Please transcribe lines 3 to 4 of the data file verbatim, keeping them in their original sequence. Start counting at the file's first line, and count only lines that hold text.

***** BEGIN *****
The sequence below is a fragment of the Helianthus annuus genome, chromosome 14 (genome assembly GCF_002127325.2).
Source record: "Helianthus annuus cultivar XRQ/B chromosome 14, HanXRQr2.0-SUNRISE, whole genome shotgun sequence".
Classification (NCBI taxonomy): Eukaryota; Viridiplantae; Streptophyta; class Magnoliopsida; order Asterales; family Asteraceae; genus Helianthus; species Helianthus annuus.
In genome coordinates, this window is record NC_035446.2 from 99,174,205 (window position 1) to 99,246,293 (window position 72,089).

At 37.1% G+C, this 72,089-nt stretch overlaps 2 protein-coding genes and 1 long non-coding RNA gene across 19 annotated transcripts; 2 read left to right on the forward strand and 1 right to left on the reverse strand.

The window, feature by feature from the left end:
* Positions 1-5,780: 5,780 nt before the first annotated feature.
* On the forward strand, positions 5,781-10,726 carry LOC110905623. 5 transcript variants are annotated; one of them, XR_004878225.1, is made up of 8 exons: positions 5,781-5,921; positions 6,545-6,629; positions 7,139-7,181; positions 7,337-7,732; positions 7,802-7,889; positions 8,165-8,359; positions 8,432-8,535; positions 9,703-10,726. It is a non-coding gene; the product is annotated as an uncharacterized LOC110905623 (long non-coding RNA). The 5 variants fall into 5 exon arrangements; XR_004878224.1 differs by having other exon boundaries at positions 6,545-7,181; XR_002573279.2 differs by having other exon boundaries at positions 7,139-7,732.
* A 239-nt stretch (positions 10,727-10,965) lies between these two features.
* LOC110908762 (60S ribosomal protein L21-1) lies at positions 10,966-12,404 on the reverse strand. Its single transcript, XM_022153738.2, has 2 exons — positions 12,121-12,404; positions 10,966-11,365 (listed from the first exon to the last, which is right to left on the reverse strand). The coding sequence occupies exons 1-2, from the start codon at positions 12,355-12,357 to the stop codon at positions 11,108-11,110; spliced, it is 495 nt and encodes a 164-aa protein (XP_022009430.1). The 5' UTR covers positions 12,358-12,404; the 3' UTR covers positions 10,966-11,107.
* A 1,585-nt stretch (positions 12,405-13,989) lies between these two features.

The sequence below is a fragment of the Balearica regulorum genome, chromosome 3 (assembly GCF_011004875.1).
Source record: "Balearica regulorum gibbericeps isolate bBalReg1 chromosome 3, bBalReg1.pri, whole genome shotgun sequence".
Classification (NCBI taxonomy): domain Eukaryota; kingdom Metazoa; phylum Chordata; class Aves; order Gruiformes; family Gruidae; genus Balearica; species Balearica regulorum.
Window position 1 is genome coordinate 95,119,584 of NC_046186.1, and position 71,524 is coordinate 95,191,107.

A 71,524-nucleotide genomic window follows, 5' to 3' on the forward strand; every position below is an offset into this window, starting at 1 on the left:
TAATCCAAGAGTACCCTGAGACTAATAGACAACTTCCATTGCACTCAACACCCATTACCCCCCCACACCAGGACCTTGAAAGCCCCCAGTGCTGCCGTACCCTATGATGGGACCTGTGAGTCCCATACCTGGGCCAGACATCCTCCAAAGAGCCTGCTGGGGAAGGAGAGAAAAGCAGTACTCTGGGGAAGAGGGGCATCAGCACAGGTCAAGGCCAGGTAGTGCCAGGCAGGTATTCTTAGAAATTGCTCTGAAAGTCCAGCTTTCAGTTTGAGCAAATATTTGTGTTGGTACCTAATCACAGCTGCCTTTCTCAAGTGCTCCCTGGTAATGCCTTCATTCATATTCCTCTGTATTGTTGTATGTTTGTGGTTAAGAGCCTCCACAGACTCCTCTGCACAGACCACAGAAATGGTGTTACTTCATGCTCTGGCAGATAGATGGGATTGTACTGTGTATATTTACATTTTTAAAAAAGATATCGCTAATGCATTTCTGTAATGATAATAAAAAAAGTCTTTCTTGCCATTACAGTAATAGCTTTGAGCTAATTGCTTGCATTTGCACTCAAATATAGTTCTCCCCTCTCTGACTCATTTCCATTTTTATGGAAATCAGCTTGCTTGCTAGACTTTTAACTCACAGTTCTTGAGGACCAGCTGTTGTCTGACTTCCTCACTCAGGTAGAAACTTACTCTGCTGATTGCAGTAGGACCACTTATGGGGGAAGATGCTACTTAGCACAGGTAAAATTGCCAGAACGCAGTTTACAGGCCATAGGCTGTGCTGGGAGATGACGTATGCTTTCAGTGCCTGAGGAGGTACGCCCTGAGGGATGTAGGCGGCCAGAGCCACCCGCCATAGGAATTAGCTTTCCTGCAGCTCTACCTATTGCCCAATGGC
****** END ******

Classification (NCBI taxonomy): Eukaryota; Viridiplantae; Streptophyta; class Magnoliopsida; order Asterales; family Asteraceae; genus Helianthus; species Helianthus annuus.
In genome coordinates, this window is record NC_035446.2 from 99,174,205 (window position 1) to 99,246,293 (window position 72,089).